The U.S. Fish and Wildlife Service has released the final recovery plan for the endangered Karner blue butterfly. The butterfly, which depends on savanna and barrens habitats and the wild lupine plants that grow in them, was listed as endangered on January 21, 1992.
The recovery plan is the result of a multi-year effort by federal and state conservation agencies, technical consultants, and academics and provides a blueprint for action by agencies, conservation organizations and private landowners interested in helping in the recovery of this endangered species. The recovery plan outlines voluntary programs to secure and protect current butterfly habitat and recommends one new reintroduction of the butterfly into an area where it once lived.
The goal plan is to restore viable populations of the butterfly across its range to levels sufficient to recover the species and allow the Service to remove it from the Endangered Species list.
Historically, the Karner blue butterfly occurred in 12 states and the province of Ontario. The butterfly’s current range has been reduced to just seven states: Minnesota, Wisconsin, Michigan, Indiana, New Hampshire, New York and Ohio. Wisconsin and Michigan support the majority of populations throughout the range. Efforts to reintroduce the butterfly to its former range are ongoing in Concord, N.H., West Gary, Ind., and northwest Ohio.
The Karner blue butterfly is a small butterfly with a wingspan of about one inch. The male is striking violet blue in color. Because it is a weak flyer, it does not move far from its home habitat patch. Wild lupine is the only plant the Karner blue caterpillars are known to eat.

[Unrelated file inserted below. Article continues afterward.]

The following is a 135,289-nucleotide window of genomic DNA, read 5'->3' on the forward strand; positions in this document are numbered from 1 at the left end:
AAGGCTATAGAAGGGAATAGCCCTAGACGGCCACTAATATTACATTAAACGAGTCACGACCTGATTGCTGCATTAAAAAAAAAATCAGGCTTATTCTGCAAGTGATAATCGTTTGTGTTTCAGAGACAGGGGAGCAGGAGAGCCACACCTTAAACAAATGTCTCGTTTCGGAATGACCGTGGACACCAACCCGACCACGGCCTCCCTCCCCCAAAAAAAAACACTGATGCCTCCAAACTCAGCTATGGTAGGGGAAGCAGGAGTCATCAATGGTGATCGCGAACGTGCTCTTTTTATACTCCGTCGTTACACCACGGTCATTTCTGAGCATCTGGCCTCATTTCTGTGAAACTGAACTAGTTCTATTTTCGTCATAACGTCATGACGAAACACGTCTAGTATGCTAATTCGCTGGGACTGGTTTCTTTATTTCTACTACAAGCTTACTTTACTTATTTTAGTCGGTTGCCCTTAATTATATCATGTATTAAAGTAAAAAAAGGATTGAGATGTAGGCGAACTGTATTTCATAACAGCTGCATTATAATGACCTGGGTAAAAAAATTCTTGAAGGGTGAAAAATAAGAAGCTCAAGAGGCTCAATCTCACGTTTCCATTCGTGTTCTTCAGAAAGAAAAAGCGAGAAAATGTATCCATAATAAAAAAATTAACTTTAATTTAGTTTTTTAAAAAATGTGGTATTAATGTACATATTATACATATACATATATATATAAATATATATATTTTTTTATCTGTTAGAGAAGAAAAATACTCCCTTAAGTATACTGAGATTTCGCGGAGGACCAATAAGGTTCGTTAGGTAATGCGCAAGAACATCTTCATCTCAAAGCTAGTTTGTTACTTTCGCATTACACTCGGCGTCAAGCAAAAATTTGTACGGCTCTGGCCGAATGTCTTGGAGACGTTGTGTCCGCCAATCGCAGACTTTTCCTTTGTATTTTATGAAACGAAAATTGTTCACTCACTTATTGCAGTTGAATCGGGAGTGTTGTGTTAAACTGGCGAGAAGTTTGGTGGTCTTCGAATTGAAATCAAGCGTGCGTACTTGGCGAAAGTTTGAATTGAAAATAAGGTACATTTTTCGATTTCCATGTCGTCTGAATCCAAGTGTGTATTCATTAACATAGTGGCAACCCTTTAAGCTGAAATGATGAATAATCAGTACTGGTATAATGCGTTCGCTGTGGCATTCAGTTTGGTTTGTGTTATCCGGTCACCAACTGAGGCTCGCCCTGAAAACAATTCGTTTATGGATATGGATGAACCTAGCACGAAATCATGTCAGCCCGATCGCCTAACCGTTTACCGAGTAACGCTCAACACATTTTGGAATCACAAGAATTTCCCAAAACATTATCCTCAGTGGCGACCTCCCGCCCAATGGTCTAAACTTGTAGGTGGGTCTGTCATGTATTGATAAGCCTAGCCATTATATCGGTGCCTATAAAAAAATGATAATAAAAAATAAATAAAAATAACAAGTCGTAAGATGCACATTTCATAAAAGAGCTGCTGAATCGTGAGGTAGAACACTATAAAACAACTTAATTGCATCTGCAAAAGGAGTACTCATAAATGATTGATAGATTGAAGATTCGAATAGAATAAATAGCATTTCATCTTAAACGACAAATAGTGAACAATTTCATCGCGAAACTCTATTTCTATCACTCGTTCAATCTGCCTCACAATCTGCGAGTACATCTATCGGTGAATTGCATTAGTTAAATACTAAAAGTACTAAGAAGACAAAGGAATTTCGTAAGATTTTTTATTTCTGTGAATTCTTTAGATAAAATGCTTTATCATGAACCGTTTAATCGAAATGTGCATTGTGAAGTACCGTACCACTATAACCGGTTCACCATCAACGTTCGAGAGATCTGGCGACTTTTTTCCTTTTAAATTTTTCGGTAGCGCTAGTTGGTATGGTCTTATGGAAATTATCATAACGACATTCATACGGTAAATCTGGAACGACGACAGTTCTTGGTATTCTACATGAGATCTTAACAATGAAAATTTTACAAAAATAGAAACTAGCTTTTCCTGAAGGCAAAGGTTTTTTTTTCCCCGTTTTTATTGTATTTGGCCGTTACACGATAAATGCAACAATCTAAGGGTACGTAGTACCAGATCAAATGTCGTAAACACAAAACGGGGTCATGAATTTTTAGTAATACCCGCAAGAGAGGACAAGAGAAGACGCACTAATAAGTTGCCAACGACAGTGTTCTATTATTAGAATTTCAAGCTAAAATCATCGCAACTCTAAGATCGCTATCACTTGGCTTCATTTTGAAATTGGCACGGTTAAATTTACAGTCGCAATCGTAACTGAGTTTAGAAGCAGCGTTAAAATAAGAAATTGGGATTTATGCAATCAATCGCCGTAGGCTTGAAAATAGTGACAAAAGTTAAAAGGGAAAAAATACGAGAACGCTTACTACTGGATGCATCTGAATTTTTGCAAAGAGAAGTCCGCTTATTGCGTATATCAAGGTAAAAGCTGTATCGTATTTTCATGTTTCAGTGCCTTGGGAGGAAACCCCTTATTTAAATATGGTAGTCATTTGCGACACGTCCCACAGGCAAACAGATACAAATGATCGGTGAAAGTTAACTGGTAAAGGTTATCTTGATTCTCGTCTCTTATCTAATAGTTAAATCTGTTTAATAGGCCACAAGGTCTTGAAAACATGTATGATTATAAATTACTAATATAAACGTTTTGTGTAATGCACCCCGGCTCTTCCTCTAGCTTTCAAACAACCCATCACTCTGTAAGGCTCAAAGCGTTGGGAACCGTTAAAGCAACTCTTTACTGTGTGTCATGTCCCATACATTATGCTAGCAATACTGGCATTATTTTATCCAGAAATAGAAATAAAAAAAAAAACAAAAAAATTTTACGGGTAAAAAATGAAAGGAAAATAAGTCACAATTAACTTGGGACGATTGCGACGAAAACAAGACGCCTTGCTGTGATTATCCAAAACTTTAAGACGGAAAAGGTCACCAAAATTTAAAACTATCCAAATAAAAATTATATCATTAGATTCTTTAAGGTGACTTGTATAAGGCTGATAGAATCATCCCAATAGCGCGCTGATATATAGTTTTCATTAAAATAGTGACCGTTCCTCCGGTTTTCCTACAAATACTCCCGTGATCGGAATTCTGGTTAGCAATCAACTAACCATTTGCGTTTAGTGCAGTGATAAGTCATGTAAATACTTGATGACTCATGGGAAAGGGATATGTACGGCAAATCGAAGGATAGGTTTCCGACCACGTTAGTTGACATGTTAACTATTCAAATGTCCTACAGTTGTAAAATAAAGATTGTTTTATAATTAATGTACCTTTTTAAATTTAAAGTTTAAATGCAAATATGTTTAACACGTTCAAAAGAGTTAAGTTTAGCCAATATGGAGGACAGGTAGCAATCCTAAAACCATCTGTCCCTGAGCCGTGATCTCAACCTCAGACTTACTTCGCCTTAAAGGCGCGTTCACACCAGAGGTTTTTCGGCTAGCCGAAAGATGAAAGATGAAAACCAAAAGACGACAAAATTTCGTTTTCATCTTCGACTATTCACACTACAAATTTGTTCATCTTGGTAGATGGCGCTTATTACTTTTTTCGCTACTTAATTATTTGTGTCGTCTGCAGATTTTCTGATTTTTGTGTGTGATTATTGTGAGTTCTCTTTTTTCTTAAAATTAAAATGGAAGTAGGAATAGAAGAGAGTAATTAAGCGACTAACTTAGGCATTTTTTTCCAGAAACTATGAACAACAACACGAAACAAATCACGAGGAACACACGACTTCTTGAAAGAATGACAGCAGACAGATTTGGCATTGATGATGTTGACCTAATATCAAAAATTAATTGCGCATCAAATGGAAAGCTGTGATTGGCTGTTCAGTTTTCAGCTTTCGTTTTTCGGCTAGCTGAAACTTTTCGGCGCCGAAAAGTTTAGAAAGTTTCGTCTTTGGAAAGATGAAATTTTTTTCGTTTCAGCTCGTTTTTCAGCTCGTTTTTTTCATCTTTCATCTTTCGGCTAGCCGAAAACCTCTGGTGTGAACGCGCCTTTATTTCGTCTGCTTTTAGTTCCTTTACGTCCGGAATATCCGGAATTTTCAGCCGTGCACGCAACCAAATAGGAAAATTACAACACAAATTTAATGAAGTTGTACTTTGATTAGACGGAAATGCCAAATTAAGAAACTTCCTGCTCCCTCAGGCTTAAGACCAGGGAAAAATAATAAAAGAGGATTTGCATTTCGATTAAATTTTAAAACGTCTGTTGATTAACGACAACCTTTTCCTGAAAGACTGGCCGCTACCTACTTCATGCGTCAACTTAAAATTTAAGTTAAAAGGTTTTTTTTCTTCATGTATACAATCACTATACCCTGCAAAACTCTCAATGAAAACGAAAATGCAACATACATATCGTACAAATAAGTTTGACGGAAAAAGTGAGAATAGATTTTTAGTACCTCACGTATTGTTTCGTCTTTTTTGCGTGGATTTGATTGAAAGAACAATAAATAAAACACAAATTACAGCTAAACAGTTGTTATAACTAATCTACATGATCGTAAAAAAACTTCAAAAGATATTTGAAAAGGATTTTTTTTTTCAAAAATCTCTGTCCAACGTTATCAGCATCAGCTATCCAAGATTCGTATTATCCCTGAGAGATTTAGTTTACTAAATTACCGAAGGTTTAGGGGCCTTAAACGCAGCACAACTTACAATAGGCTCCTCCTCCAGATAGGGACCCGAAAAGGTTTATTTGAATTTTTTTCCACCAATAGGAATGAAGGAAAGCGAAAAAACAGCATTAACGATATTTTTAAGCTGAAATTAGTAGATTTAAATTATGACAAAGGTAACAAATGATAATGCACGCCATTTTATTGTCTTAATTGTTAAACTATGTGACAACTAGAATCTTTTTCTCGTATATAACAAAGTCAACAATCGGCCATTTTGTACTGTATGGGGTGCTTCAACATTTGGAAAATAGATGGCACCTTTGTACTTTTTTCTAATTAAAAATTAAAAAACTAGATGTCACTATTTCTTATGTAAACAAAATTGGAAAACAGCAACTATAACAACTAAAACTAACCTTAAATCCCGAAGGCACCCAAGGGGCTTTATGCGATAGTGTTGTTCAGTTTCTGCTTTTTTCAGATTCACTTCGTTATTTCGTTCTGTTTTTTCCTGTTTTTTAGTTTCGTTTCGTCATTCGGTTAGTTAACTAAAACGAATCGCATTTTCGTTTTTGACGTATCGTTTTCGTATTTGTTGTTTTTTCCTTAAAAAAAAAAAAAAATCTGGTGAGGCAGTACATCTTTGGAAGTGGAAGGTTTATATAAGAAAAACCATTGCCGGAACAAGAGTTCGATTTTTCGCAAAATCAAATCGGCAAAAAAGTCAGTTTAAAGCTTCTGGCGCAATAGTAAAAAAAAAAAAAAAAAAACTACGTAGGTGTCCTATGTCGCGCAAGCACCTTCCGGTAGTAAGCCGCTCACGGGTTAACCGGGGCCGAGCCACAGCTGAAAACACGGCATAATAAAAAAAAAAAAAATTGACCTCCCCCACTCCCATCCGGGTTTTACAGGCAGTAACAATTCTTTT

Threats to Karner blue butterfly survival include loss and alteration of habitat due to commercial, residential and agricultural development; habitat fragmentation; and habitat degradation resulting from succession. Today, the butterfly inhabits remnant savanna and barrens habitats, as well as other more disturbed habitat areas including younger forest stands. Some of these habitat areas are found on military bases, utility and roadway corridors, and airports.
Savanna/barrens habitat is a unique and globally imperiled ecosystem supporting a host of rare species that will benefit from habitat protection and restoration activities identified in the Karner blue butterfly recovery plan. Rare species that depend on savanna/barrens habitat include the Persius dusky wing and frosted elfin butterflies, prairie fameflower, slender glass lizard, Blanding’s turtle, sharp-tailed grouse, and loggerhead shrike.
Copies of the Karner blue butterfly final recovery plan may be obtained from the Service’s Green Bay, Wisconsin, Ecological Services Field Office at the following address: U.S. Fish and Wildlife Service, 2661 Scott Tower Drive, New Franken, Wisconsin 54229, telephone 920-866-1717 (TTY users may contact us through the Federal Relay Service at 1-800-877-8339), or from the Web at http://midwest.fws.gov/Endangered/insects/kbb/index.html.
The U.S. Fish and Wildlife Service is the principal federal agency responsible for conserving, protecting and enhancing fish, wildlife and plants and their habitats for the continuing benefit of the American people. The Service manages the 95-million-acre National Wildlife Refuge System which encompasses more than 542 national wildlife refuges, thousands of small wetlands and other special management areas. It also operates 66 national fish hatcheries, 64 fishery resource offices and 78 ecological services field stations. The agency enforces federal wildlife laws, administers the Endangered Species Act, manages migratory bird populations, restores nationally significant fisheries, conserves and restores wildlife habitat such as wetlands, and helps foreign governments with their conservation efforts. It also oversees the Federal Aid program that distributes hundreds of millions of dollars in excise taxes on fishing and hunting equipment to state fish and wildlife agencies.